Robust Stochastic Games and Systemic Risk
30 Pages Posted: 24 Aug 2017
Date Written: August 22, 2017
Interbank borrowing and lending may induce systemic risk into financial markets. A simple model of this is to assume that log-monetary reserves are coupled, and that banks can also borrow/lend from/to a central bank. When all banks optimize their cost of borrowing and lending, this leads to a stochastic game which, as Carmona et al. (2015) show, induces some stability in the market. All models, however, have error in them, and here we account for model uncertainty (aka, ambiguity aversion) by recasting the problem as a robust stochastic game. We succeed in providing a strategy which leads to a Nash equilibria for the finite game, and also study the mean-field game limit. To this end, we prove that an -Nash equilibrium exists, and a verification theorem is shown to hold for convex-concave cost functions. Moreover, we show that when firms are ambiguity-averse, default probabilities can be reduced relative to their ambiguity-neutral counterparts.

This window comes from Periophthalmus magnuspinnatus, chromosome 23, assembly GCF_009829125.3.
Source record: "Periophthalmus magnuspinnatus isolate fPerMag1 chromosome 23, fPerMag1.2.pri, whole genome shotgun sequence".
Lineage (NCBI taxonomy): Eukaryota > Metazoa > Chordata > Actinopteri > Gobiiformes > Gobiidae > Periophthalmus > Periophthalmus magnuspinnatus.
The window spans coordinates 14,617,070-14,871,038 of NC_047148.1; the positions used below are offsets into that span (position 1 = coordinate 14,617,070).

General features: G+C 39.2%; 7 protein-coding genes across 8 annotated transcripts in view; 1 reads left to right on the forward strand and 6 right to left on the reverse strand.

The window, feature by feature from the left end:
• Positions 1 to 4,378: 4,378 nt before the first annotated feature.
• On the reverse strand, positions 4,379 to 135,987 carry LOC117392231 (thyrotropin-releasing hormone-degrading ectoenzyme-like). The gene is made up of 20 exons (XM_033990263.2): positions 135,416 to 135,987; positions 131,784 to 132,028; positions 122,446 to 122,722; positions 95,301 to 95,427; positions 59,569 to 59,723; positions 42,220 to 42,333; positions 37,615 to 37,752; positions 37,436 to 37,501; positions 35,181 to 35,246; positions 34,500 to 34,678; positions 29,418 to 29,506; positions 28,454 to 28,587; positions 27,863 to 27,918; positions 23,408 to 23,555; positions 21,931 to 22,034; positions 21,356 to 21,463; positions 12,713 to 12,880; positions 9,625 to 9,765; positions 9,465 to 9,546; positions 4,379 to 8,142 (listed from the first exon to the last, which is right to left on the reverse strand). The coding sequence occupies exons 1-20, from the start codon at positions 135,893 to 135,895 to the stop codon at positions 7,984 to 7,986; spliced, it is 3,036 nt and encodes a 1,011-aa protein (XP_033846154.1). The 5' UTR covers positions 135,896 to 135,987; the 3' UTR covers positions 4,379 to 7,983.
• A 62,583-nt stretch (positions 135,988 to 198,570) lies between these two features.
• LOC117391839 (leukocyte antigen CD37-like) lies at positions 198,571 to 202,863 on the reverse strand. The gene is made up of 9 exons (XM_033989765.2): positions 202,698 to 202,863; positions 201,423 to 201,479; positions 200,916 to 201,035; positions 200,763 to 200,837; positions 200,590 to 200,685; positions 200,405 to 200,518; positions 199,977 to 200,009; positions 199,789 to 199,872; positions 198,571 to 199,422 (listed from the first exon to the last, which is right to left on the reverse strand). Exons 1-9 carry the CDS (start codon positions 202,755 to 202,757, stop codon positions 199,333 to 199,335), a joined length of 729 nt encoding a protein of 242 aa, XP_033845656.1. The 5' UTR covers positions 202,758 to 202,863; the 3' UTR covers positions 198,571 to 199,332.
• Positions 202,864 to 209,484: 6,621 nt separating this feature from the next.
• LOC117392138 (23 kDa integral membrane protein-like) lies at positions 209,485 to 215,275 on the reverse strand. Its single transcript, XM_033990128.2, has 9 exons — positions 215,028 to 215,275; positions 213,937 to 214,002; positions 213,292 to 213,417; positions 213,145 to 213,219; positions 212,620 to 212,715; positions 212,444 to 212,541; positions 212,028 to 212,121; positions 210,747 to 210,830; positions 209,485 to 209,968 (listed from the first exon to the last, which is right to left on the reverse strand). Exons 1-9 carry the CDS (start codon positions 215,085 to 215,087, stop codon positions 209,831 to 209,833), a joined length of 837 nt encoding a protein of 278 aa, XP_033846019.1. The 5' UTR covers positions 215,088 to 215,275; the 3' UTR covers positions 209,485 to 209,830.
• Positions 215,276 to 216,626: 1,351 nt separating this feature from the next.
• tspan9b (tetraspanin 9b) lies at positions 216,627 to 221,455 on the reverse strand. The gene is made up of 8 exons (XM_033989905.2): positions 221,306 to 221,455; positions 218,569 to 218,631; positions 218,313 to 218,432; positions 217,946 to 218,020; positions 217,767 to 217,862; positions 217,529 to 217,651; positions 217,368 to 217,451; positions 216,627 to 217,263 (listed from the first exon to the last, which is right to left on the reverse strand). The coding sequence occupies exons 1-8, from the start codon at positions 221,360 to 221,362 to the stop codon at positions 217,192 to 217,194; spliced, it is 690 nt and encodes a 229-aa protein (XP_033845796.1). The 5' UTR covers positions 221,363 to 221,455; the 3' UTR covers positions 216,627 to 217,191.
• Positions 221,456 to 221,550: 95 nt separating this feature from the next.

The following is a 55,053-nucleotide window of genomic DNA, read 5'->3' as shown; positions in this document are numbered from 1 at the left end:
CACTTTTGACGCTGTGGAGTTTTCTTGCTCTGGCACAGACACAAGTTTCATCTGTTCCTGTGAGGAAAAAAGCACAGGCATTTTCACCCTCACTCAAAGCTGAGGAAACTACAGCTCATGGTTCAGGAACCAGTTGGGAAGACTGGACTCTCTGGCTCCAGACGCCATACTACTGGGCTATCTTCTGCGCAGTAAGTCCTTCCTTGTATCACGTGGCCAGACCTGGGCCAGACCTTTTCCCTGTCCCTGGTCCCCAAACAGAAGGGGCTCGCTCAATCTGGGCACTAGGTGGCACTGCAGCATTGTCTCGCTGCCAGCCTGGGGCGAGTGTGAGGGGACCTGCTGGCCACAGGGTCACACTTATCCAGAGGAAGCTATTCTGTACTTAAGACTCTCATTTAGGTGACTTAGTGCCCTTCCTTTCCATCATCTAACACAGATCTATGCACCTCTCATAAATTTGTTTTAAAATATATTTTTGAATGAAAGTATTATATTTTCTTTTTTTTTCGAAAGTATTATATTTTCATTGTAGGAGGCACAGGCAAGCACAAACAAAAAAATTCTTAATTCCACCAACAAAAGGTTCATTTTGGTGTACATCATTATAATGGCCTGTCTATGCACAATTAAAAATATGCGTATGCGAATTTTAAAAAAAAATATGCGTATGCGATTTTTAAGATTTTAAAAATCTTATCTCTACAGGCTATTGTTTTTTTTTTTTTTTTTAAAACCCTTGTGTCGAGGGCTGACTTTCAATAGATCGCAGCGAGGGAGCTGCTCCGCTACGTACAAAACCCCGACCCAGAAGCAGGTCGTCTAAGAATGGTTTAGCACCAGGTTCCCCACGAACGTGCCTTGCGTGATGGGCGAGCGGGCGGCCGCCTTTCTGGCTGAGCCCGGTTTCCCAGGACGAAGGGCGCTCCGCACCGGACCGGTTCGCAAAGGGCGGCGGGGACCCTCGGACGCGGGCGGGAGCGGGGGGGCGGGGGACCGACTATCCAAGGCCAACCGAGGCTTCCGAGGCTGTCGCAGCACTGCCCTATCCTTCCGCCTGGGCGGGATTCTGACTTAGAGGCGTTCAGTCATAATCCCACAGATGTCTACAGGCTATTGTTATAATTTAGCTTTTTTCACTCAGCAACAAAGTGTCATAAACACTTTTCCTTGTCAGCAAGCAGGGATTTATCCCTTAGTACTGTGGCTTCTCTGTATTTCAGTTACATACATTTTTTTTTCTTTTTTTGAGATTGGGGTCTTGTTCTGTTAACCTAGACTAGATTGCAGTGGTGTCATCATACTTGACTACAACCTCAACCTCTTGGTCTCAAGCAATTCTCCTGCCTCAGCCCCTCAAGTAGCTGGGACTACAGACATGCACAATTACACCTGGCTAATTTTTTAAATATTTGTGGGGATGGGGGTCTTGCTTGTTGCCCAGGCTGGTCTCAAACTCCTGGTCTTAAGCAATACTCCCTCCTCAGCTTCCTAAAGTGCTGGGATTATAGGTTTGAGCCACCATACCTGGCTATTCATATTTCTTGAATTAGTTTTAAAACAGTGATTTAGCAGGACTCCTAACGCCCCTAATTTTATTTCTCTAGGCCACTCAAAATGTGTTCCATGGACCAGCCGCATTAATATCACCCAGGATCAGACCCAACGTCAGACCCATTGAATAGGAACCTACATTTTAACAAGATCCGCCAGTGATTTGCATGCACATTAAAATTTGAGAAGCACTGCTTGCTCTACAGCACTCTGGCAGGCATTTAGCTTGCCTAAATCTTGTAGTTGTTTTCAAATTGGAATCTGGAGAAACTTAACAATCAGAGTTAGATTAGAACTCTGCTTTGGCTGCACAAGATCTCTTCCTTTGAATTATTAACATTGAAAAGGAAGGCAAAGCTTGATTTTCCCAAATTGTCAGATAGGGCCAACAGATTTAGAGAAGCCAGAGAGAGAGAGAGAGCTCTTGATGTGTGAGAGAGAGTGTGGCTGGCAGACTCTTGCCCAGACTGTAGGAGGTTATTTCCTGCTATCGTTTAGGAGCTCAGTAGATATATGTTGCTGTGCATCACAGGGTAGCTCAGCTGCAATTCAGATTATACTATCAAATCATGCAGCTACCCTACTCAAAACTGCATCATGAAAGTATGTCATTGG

Keywords: Interbank Borrowing and Lending, Mean-Field Games, Nash Equilibrium, Stochastic Games, Model Uncertainty, Ambiguity Aversion
JEL Classification: C60, C61, C63, C70, C73, G01, G10, G20, G21
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